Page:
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Musicimprovedme started this thread with the following post:
posted on 3/2/2003 at 09:41
What do you suppose the Ring would do to the different major characters in LOTR if they were the Ringbearer instead of Frodo?

What do you think it would do to YOU if you had to carry it into Mordor?

Well, I can say for sure, I'd never make it. I would be so corrupted by the ring, I don't know what I'd turn into. rI'm just too weak to ever be a ringbearer. The Ring would consume me before I even had the chance to say Sauron... Big Smile Smilie
I think that the only member of the Fellowship who had any chance of getting the Ring into Mordor other than Frodo is Sam. The other members of the Fellowship already have a certain amount of power in their hands, so it would be even more dangerous for them to be in charge of the Ring.

(This follows from the same logic that keeps Gandalf and Galadriel from taking the Ring. The Ring gives power according to its bearer; having a powerful Ring-bearer is dangerous for the unlucky person and the whole world.)

Most likely if there was another Ring-bearer, the Ring would not have gone to Mordor; they would have attempted to use the Ring against Sauron and then everything would have been lost...

Frodo and the other Hobbits, though, have no particular power outside of the Shire. I think that, beyond strong will, helped Frodo resist the Ring. He knows he can't command armies or rule the world; since he has very little real power and never has experienced it, he isn't tempted as much.

Any of the Hobbits might have been ok carrying the Ring if they understood the gravity of the situation as well as Frodo. Merry and Pippin may have been too irresponsible and not taken things seriously enough, but I think that Sam might have been able to handle it. But that sort of leads to the question, would Frodo have gone with him and stuck with him the way Sam did?

That right there might be the biggest problem if the Ring-bearer had been anyone but Frodo. Assuming that the bearer was able to get into Mordor, what would have happened then? By then, the Ring would have worn anyone down the way it did to Frodo. The quest was only successful because Sam was by Frodo's side the entire time; there wasn't so close a bond between any two other members of the Fellowship.

And so now I've come to a totally different conclusion than I started with. I don't think anyone would have been successful except for Frodo. And now I also re-read the actual question and realized I didn't actually answer what you asked, musicimprovedme...sorry Tongue Smilie ...here's my two cents' worth anyhow...

Also, God help us all if I was the one to carry the Ring...odds are I'd get lost or fall into a hole somewhere...
Chikakat, you aren't the only one who would probably fall in a hole. If you care to read it, I posted a postBody at one of the pubs about being clumsy. I have fallen in a hole a few times and it's NOT fun.

Thanks for taking the time to post, isn't it funny how we talk ourselves around to the other side of a discussion?
And Sam, when the ring came to himand he wore it, had a moment of grandeour and just like Galadriel, let it pass him by knowing he was only a little fellow in a big wide world, and he went in search of Frodo.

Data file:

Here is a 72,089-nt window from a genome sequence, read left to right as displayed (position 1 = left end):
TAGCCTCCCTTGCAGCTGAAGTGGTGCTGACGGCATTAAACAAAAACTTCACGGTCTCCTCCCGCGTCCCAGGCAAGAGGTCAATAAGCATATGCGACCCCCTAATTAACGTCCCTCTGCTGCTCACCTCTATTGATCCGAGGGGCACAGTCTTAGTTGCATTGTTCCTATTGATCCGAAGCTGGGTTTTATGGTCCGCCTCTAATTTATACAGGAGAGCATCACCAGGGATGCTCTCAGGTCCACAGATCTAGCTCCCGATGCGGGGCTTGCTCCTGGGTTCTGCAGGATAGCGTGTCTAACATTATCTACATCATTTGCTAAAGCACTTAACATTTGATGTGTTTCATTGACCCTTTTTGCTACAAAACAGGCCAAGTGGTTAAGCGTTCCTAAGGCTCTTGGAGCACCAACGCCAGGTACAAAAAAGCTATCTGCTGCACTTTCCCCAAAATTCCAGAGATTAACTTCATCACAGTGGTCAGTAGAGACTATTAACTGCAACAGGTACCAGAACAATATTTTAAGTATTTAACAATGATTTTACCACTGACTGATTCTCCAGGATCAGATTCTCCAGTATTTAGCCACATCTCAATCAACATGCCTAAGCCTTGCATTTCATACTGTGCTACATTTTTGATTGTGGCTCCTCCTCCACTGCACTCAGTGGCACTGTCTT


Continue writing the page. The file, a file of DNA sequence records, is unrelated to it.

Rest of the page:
Yes, Sam would have tried to destroy The One Ring. We can only hope that Merry or Pippin would, but have nothing but their racial background to base this on, IMHO.
I think that Frodo is the only one who could have destroyed the Ring... Sam would definately have tried, but he isn't very trusting, he probably would've tried to get to Mordor with just his Hobbit companions and inevitably have failed; he never would've trusted Smeagol to guide them.

I too think that Merry and Pippin would've been far too irresponsible - they probably would've played around with the ring til one of the wraiths captured them.

Boromir like a true power hungry megalomaniac would've tried to be king of the world - I doubt he would even have waited for Denethor to die before claiming the throne for himself (or maybe I'm being a bit to harsh). Anyway, after Sauron had overcome his fit of laughter over Boromir's efforts to overthrow him he would've taken back his ring and sentenced Boromir to a lifetime of torment and torture.

Any of the more powerful characters: Gandalf, Aragorn, Galadriel, would've defeated Sauron and restored peace and order in Middle-Earth, but eventually would fall into darkness (some sooner than others) as the remainder of Sauron's spirit would live in them through the ring and would've corrupted the inner core of their souls.

If I were given the ring, I'd probably try to hide it in the hope that Sauron would never find it, which he ultimately would. Very Sad Smilie
Hobbits is verry strong speaces and Frodo is like a Bilbo most of time can give ring to somebody.You have see what ring do to Isildur and Boromir.I think that nobody else then Hobits can't caried ring in Mordor and destroyed him.many of you knows that Gollum was hobit too but he have ring too much time Wink Smilie
It's acutally quite simple. This goes for all characters in Lotr. First you would notice a change in your hair pattern. In a few days you'd have a mullet haircut and a beta-max player attached to your horse, followed by boot cut bell bottoms and some sort of hippie-liberal t-shirt to clash with your redneck persona. When all is said and done you would diminish into the old forest with radagast, beorn, and Tom bombadil, and become some philandering tree-hugger.